Front flaps 30 and 31 are formed integrally with side walls 17 and 18 and joined thereto along the edges of side walls 17 and 18 remote from the rear wall 15 by means of spring joints 33 and 34 serving to bias front flaps 30 and 31 toward the rear wall 15.
Extending from the bottom of front flaps 30 and 31, as viewed in FIGS. 2 and 4, are bottom reinforcing flaps 35 and 36 respectively, as illustrated in FIGS. 2 and 3.
A retaining strip 38 as best seen in FIGS. 3 and 4 is formed to extend over and at a spaced distance from the rear surface of rear wall 15, and spacer leg 39 as illustrated in FIG. 3 is upturned at the lower end of strip 38 to provide desired spacing.
In forming the holster of FIGS. 1-3, it is found most expeditious to employ a blank of resilient sheet material such for example as sheet steel, as shown in FIG. 4. The blank is contoured as illustrated and formed with areas corresponding to the holster components above described, with the numeration of the areas on the blank shown in FIG. 4 corresponding to the holster components shown in FIGS. 1-3. Thus blank 4 is formed with a rear wall area 15, side wall areas 17 and 18, front flap areas 30 and 31, a bottom wall area 25, and bottom reinforcing flap areas 32 and 33.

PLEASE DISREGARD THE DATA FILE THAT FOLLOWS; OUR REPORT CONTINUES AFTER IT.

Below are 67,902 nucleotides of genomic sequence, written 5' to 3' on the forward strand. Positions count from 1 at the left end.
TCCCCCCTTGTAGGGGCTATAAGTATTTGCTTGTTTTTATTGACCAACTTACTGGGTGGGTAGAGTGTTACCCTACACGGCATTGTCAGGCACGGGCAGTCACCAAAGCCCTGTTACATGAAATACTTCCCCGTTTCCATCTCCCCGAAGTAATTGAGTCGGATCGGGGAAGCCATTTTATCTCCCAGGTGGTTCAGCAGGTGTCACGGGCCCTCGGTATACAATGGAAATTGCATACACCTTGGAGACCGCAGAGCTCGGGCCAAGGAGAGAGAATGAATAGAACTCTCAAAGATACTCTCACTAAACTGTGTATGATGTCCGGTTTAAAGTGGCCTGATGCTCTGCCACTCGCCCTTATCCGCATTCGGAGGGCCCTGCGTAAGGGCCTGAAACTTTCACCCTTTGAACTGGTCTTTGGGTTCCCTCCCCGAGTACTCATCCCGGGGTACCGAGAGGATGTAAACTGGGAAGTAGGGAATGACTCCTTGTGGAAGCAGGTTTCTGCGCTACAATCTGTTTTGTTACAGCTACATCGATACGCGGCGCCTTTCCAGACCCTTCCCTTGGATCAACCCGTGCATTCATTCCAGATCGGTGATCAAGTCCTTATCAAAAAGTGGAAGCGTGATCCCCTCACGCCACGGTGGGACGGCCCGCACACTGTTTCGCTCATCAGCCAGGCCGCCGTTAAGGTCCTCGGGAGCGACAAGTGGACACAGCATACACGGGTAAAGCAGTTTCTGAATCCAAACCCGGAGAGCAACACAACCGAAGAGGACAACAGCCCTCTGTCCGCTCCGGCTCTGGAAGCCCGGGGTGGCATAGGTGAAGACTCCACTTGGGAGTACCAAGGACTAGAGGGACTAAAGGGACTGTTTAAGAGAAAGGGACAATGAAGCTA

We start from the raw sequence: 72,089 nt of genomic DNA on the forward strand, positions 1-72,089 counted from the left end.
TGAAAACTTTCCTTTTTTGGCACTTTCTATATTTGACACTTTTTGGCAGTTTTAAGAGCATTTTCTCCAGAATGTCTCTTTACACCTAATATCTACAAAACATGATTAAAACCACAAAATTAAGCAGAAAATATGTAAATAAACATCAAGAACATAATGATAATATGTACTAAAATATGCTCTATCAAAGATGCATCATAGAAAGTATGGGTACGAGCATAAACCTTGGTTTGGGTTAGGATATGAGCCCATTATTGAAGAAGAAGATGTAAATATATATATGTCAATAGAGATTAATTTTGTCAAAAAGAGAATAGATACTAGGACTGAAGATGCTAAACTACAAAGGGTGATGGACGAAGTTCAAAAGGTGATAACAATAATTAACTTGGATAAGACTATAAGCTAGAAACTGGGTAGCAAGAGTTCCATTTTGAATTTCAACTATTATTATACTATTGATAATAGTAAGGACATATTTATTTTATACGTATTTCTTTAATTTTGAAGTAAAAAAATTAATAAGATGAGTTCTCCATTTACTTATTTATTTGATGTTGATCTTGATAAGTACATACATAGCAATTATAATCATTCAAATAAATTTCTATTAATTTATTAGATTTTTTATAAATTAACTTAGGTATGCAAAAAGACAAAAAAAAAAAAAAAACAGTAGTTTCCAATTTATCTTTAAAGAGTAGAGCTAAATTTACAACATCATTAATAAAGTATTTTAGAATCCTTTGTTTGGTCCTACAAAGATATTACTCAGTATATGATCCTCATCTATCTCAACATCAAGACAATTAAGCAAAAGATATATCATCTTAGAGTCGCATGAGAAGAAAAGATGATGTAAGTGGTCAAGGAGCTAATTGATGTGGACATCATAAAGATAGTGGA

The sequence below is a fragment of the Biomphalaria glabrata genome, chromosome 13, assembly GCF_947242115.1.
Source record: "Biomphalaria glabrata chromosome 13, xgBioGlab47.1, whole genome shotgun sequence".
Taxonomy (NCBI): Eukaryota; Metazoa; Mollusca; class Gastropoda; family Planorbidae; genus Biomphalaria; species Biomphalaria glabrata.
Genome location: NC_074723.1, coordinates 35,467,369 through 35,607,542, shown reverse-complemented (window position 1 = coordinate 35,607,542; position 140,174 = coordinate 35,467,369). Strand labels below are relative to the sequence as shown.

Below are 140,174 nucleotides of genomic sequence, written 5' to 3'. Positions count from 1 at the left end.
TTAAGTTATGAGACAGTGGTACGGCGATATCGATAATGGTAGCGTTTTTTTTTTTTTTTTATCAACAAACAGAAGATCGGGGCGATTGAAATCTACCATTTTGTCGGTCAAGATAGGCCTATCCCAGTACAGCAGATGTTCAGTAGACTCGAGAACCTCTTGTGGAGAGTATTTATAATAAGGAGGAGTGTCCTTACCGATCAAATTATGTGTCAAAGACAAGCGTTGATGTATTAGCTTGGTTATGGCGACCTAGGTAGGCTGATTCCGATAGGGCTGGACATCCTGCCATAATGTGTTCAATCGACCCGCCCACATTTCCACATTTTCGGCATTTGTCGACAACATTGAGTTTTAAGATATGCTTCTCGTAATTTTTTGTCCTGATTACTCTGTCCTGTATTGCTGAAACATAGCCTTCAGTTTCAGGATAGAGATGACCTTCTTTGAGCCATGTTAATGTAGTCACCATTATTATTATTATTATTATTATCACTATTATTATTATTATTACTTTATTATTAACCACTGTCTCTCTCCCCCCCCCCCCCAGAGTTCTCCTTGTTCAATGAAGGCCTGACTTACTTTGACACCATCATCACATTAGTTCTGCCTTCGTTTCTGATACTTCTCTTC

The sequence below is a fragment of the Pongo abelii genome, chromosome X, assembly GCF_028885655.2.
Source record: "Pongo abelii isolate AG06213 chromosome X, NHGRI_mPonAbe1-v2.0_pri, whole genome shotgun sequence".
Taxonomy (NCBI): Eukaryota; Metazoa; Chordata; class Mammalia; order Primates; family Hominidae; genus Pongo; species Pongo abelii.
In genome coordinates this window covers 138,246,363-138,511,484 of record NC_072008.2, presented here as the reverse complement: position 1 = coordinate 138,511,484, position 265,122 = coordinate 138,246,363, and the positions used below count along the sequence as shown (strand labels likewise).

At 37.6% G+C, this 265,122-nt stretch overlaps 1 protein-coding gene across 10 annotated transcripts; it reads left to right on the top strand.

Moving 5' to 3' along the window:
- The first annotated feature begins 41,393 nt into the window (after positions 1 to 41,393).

A method, in accordance with the invention, for forming the blank as shown in FIG. 4 into the holster as shown in FIGS. 1-3 comprises the steps of bending the blank along the fold lines as shown by dash lines in FIG. 4 into the configuration illustrated in FIG. 2.
Side walls 17 and 18 are bent up out of the plane of the blank, and front flaps 30 and 31 are bent from side walls 17 and 18 towards each other. Rear wall 25 is bent up on a line between side walls 17 and 18, and bottom reinforcing flaps 32 and 33 are bent up to underlie bottom wall 25.
Spacer leg 39 is bent up against retaining strip area 38 to the configuration illustrated in FIG. 3, and retaining strip area 38 is thereafter bent down along the rear wall 15 to the position illustrated in FIG. 3.
As will be apparent to those skilled in the art, where the holsters are formed of a sheet material such as sheet steel, upon bending of the components of the blank to the configuration shown in FIG. 2, these components will maintain their relative position. However, should it be desirable to insure the maintainance of these components in this position, spot welds may be formed adjacent to the point of fold-over of the retaining clip strip, as best see in FIGS. 2 and 3, and between bottom reinforcing flaps 32 and 33 and bottom wall 25.